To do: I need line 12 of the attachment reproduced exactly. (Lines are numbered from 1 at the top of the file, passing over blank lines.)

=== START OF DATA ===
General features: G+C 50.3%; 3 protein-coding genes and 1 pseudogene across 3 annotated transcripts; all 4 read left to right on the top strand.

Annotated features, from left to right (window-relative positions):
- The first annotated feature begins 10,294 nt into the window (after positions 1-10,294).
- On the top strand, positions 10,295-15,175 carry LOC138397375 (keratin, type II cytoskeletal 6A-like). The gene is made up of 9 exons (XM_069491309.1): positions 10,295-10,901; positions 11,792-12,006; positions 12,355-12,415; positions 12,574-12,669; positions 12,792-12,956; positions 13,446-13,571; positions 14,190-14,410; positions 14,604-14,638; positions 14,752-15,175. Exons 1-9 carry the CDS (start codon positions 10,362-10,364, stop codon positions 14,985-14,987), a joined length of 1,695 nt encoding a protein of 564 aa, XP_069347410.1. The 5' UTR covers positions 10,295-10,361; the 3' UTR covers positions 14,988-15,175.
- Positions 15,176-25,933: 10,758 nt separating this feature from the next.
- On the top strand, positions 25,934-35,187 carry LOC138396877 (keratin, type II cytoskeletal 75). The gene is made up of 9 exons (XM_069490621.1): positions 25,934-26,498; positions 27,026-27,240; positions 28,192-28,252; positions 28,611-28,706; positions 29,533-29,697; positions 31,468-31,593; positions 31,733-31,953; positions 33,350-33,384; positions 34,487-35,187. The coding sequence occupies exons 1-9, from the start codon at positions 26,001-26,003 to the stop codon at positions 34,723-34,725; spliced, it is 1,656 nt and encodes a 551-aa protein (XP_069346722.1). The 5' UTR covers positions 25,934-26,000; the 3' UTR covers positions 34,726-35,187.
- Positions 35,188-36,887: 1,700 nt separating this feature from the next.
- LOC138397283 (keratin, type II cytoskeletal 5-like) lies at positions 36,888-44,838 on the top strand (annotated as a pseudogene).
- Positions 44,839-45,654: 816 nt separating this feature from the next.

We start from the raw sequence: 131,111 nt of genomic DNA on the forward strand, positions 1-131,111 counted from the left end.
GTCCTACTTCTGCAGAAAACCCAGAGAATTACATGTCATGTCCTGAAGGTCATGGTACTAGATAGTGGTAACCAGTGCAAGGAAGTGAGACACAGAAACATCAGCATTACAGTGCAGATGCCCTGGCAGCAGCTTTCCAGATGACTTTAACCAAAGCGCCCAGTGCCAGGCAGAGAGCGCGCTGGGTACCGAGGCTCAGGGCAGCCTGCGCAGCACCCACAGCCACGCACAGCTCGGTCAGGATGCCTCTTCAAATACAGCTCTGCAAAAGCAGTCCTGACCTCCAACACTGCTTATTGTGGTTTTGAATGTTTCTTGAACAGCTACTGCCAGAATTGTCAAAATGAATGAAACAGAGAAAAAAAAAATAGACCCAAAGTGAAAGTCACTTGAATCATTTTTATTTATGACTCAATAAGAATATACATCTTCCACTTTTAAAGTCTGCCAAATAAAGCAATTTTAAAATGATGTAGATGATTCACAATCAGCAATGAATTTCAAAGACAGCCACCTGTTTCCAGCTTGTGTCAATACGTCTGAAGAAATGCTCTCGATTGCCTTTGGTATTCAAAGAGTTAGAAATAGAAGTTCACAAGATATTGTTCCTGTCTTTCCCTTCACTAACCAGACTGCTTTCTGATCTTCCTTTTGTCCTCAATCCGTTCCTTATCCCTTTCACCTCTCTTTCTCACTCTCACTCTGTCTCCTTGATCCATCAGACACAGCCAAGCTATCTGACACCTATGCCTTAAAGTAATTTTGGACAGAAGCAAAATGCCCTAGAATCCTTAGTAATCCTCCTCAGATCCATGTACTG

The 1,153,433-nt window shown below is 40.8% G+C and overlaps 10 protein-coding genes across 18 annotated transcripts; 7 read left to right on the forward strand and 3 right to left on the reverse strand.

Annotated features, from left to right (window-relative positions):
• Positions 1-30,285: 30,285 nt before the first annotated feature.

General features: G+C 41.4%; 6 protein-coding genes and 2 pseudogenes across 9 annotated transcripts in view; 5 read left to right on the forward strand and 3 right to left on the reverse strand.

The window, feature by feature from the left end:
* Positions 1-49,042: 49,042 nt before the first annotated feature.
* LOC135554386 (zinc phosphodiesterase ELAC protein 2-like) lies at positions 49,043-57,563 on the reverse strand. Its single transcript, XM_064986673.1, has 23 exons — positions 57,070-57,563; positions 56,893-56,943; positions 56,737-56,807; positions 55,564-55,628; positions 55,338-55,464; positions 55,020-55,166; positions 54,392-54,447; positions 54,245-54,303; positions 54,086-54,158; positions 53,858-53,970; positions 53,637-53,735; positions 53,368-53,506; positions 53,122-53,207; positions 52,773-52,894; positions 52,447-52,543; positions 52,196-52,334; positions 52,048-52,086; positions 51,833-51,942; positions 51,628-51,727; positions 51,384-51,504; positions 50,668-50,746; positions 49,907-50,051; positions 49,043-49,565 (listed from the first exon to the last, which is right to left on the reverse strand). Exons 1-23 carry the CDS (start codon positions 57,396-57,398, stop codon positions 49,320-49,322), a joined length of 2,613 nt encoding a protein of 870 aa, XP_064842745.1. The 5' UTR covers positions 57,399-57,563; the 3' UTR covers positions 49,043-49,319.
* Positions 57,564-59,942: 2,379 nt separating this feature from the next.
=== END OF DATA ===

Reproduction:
The 1,153,433-nt window shown below is 40.8% G+C and overlaps 10 protein-coding genes across 18 annotated transcripts; 7 read left to right on the forward strand and 3 right to left on the reverse strand.